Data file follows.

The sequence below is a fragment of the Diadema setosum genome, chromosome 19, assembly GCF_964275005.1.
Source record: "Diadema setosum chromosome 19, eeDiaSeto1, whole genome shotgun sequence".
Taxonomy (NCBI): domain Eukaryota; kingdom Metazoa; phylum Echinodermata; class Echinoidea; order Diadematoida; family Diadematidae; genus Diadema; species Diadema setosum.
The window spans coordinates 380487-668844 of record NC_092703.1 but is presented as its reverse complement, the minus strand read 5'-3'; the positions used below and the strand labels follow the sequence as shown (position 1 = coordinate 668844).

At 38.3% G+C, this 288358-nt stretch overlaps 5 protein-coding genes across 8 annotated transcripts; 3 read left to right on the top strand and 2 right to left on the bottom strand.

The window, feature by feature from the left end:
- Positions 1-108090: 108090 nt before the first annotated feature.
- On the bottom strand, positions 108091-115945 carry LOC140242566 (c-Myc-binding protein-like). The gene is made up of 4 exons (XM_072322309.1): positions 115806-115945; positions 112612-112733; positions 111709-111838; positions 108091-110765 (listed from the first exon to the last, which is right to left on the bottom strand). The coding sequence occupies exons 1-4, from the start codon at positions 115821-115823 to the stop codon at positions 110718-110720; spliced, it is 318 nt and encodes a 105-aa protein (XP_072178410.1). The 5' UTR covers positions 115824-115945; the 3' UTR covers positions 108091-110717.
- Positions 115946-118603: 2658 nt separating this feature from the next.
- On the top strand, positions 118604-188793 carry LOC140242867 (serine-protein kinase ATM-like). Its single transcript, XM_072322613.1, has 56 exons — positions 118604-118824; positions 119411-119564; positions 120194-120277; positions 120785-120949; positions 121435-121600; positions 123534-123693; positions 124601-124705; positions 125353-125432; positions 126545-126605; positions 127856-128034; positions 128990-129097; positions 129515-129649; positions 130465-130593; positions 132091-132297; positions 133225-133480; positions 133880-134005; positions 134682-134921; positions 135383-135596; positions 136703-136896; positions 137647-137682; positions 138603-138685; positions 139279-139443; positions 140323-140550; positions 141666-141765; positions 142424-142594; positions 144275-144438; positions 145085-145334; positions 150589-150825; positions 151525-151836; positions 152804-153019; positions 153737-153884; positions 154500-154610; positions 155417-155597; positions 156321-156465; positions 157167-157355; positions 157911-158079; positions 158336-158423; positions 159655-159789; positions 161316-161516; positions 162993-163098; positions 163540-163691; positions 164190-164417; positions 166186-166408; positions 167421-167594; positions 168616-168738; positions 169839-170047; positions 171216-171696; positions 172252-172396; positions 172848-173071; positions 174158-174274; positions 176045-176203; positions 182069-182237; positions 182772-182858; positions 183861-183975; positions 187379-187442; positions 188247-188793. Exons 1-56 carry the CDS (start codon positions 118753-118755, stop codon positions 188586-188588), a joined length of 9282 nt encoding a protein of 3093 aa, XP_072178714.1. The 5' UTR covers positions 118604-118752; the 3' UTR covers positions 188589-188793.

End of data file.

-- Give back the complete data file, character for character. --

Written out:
The sequence below is a fragment of the Diadema setosum genome, chromosome 19, assembly GCF_964275005.1.
Source record: "Diadema setosum chromosome 19, eeDiaSeto1, whole genome shotgun sequence".
Taxonomy (NCBI): domain Eukaryota; kingdom Metazoa; phylum Echinodermata; class Echinoidea; order Diadematoida; family Diadematidae; genus Diadema; species Diadema setosum.
The window spans coordinates 380487-668844 of record NC_092703.1 but is presented as its reverse complement, the minus strand read 5'-3'; the positions used below and the strand labels follow the sequence as shown (position 1 = coordinate 668844).

At 38.3% G+C, this 288358-nt stretch overlaps 5 protein-coding genes across 8 annotated transcripts; 3 read left to right on the top strand and 2 right to left on the bottom strand.

The window, feature by feature from the left end:
- Positions 1-108090: 108090 nt before the first annotated feature.
- On the bottom strand, positions 108091-115945 carry LOC140242566 (c-Myc-binding protein-like). The gene is made up of 4 exons (XM_072322309.1): positions 115806-115945; positions 112612-112733; positions 111709-111838; positions 108091-110765 (listed from the first exon to the last, which is right to left on the bottom strand). The coding sequence occupies exons 1-4, from the start codon at positions 115821-115823 to the stop codon at positions 110718-110720; spliced, it is 318 nt and encodes a 105-aa protein (XP_072178410.1). The 5' UTR covers positions 115824-115945; the 3' UTR covers positions 108091-110717.
- Positions 115946-118603: 2658 nt separating this feature from the next.
- On the top strand, positions 118604-188793 carry LOC140242867 (serine-protein kinase ATM-like). Its single transcript, XM_072322613.1, has 56 exons — positions 118604-118824; positions 119411-119564; positions 120194-120277; positions 120785-120949; positions 121435-121600; positions 123534-123693; positions 124601-124705; positions 125353-125432; positions 126545-126605; positions 127856-128034; positions 128990-129097; positions 129515-129649; positions 130465-130593; positions 132091-132297; positions 133225-133480; positions 133880-134005; positions 134682-134921; positions 135383-135596; positions 136703-136896; positions 137647-137682; positions 138603-138685; positions 139279-139443; positions 140323-140550; positions 141666-141765; positions 142424-142594; positions 144275-144438; positions 145085-145334; positions 150589-150825; positions 151525-151836; positions 152804-153019; positions 153737-153884; positions 154500-154610; positions 155417-155597; positions 156321-156465; positions 157167-157355; positions 157911-158079; positions 158336-158423; positions 159655-159789; positions 161316-161516; positions 162993-163098; positions 163540-163691; positions 164190-164417; positions 166186-166408; positions 167421-167594; positions 168616-168738; positions 169839-170047; positions 171216-171696; positions 172252-172396; positions 172848-173071; positions 174158-174274; positions 176045-176203; positions 182069-182237; positions 182772-182858; positions 183861-183975; positions 187379-187442; positions 188247-188793. Exons 1-56 carry the CDS (start codon positions 118753-118755, stop codon positions 188586-188588), a joined length of 9282 nt encoding a protein of 3093 aa, XP_072178714.1. The 5' UTR covers positions 118604-118752; the 3' UTR covers positions 188589-188793.